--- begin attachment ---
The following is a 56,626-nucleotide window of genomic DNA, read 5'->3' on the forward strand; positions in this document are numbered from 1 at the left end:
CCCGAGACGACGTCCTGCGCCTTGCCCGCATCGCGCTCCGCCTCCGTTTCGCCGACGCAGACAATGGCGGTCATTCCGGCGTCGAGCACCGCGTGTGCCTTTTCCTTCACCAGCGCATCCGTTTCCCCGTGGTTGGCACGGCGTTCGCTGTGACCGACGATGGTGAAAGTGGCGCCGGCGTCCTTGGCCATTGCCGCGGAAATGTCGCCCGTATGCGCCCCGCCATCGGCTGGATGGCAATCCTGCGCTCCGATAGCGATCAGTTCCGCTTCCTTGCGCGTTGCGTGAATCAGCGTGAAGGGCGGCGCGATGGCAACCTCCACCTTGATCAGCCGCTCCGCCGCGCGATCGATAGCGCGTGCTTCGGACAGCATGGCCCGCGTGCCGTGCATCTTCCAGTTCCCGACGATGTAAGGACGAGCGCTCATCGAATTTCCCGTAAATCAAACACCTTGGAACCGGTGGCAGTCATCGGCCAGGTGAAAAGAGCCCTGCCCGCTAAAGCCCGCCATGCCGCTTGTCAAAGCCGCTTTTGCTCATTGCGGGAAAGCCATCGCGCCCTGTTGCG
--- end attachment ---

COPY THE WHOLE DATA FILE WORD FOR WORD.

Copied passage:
The following is a 56,626-nucleotide window of genomic DNA, read 5'->3' on the forward strand; positions in this document are numbered from 1 at the left end:
CCCGAGACGACGTCCTGCGCCTTGCCCGCATCGCGCTCCGCCTCCGTTTCGCCGACGCAGACAATGGCGGTCATTCCGGCGTCGAGCACCGCGTGTGCCTTTTCCTTCACCAGCGCATCCGTTTCCCCGTGGTTGGCACGGCGTTCGCTGTGACCGACGATGGTGAAAGTGGCGCCGGCGTCCTTGGCCATTGCCGCGGAAATGTCGCCCGTATGCGCCCCGCCATCGGCTGGATGGCAATCCTGCGCTCCGATAGCGATCAGTTCCGCTTCCTTGCGCGTTGCGTGAATCAGCGTGAAGGGCGGCGCGATGGCAACCTCCACCTTGATCAGCCGCTCCGCCGCGCGATCGATAGCGCGTGCTTCGGACAGCATGGCCCGCGTGCCGTGCATCTTCCAGTTCCCGACGATGTAAGGACGAGCGCTCATCGAATTTCCCGTAAATCAAACACCTTGGAACCGGTGGCAGTCATCGGCCAGGTGAAAAGAGCCCTGCCCGCTAAAGCCCGCCATGCCGCTTGTCAAAGCCGCTTTTGCTCATTGCGGGAAAGCCATCGCGCCCTGTTGCG